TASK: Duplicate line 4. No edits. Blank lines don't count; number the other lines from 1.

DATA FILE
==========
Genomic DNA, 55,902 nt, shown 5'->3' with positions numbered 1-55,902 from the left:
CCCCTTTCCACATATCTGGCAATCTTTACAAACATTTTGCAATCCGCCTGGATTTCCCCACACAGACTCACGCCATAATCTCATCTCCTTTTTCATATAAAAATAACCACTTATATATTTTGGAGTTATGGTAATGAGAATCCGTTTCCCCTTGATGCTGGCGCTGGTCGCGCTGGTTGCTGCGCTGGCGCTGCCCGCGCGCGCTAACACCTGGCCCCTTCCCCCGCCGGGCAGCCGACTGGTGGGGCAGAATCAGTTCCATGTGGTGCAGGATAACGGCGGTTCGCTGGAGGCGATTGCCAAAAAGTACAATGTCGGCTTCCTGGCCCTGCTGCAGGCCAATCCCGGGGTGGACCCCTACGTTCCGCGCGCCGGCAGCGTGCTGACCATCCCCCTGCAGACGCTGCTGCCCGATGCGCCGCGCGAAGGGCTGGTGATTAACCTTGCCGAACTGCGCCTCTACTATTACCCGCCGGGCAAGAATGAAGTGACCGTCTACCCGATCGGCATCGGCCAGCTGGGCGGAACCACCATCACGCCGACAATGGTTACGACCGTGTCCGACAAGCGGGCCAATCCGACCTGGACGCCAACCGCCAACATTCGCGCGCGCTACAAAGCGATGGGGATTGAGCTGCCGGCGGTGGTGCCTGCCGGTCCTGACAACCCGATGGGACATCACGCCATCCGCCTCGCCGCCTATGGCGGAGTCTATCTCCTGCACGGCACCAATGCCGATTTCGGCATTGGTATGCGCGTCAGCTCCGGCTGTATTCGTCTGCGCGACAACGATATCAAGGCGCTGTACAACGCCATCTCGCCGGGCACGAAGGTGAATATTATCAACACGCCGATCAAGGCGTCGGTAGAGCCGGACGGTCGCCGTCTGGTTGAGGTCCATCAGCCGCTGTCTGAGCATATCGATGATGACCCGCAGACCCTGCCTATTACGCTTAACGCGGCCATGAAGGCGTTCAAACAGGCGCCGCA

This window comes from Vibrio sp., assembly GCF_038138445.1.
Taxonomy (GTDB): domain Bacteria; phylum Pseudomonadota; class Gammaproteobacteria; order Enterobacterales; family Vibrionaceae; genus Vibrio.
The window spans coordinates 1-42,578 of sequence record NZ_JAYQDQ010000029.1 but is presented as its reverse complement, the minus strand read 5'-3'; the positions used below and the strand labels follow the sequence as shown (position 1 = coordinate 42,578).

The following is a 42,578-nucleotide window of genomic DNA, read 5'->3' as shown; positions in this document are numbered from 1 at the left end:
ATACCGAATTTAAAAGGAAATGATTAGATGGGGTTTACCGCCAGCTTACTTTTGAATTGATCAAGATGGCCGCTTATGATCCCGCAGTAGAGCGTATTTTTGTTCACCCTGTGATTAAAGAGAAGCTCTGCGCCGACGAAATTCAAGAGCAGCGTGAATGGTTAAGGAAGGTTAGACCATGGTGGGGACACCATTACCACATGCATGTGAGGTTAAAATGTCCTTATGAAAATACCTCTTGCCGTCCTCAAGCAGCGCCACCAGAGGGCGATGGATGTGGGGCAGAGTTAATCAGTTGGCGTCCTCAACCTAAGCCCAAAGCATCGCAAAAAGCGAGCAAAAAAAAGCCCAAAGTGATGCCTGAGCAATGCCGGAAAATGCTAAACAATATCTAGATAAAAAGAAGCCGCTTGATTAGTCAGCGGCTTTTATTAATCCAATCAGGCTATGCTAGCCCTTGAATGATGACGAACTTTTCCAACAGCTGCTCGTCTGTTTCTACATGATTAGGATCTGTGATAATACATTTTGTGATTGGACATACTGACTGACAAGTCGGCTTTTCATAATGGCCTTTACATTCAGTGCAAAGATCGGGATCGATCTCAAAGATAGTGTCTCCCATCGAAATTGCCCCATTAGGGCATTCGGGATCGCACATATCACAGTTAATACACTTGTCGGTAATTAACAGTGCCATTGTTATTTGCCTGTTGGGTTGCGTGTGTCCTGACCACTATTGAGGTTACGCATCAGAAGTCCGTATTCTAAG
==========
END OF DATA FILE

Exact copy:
Taxonomy (GTDB): domain Bacteria; phylum Pseudomonadota; class Gammaproteobacteria; order Enterobacterales; family Vibrionaceae; genus Vibrio.